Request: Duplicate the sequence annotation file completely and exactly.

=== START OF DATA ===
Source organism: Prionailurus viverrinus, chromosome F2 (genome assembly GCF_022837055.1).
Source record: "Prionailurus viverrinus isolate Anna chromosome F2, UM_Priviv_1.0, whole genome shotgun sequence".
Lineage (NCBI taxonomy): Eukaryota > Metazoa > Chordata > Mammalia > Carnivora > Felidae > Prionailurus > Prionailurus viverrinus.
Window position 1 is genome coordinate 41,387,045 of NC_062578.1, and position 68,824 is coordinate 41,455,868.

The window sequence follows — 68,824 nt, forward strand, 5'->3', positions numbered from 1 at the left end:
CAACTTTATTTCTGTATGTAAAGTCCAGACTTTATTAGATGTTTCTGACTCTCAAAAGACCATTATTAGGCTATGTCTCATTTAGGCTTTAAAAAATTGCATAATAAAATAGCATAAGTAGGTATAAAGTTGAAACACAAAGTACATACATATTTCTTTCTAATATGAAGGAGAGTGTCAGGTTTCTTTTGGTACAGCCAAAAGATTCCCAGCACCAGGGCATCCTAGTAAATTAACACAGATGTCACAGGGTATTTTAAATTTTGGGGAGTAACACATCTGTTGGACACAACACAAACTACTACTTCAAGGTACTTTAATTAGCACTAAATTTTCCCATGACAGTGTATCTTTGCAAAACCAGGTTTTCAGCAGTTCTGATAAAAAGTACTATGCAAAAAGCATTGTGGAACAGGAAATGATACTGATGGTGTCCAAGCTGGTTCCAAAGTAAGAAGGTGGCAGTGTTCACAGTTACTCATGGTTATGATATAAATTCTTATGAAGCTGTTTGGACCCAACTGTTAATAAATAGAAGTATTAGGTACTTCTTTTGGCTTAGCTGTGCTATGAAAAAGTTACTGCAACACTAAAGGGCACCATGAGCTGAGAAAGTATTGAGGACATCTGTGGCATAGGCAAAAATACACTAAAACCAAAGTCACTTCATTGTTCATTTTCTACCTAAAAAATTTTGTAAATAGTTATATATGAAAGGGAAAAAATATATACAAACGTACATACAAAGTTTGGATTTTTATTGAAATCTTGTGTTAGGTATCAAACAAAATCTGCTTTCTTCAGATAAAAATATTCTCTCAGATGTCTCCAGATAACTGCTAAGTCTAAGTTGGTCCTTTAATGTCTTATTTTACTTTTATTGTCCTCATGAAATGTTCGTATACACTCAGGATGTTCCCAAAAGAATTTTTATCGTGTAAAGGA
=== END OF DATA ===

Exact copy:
Source organism: Prionailurus viverrinus, chromosome F2 (genome assembly GCF_022837055.1).
Source record: "Prionailurus viverrinus isolate Anna chromosome F2, UM_Priviv_1.0, whole genome shotgun sequence".
Lineage (NCBI taxonomy): Eukaryota > Metazoa > Chordata > Mammalia > Carnivora > Felidae > Prionailurus > Prionailurus viverrinus.
Window position 1 is genome coordinate 41,387,045 of NC_062578.1, and position 68,824 is coordinate 41,455,868.

The window sequence follows — 68,824 nt, forward strand, 5'->3', positions numbered from 1 at the left end:
CAACTTTATTTCTGTATGTAAAGTCCAGACTTTATTAGATGTTTCTGACTCTCAAAAGACCATTATTAGGCTATGTCTCATTTAGGCTTTAAAAAATTGCATAATAAAATAGCATAAGTAGGTATAAAGTTGAAACACAAAGTACATACATATTTCTTTCTAATATGAAGGAGAGTGTCAGGTTTCTTTTGGTACAGCCAAAAGATTCCCAGCACCAGGGCATCCTAGTAAATTAACACAGATGTCACAGGGTATTTTAAATTTTGGGGAGTAACACATCTGTTGGACACAACACAAACTACTACTTCAAGGTACTTTAATTAGCACTAAATTTTCCCATGACAGTGTATCTTTGCAAAACCAGGTTTTCAGCAGTTCTGATAAAAAGTACTATGCAAAAAGCATTGTGGAACAGGAAATGATACTGATGGTGTCCAAGCTGGTTCCAAAGTAAGAAGGTGGCAGTGTTCACAGTTACTCATGGTTATGATATAAATTCTTATGAAGCTGTTTGGACCCAACTGTTAATAAATAGAAGTATTAGGTACTTCTTTTGGCTTAGCTGTGCTATGAAAAAGTTACTGCAACACTAAAGGGCACCATGAGCTGAGAAAGTATTGAGGACATCTGTGGCATAGGCAAAAATACACTAAAACCAAAGTCACTTCATTGTTCATTTTCTACCTAAAAAATTTTGTAAATAGTTATATATGAAAGGGAAAAAATATATACAAACGTACATACAAAGTTTGGATTTTTATTGAAATCTTGTGTTAGGTATCAAACAAAATCTGCTTTCTTCAGATAAAAATATTCTCTCAGATGTCTCCAGATAACTGCTAAGTCTAAGTTGGTCCTTTAATGTCTTATTTTACTTTTATTGTCCTCATGAAATGTTCGTATACACTCAGGATGTTCCCAAAAGAATTTTTATCGTGTAAAGGA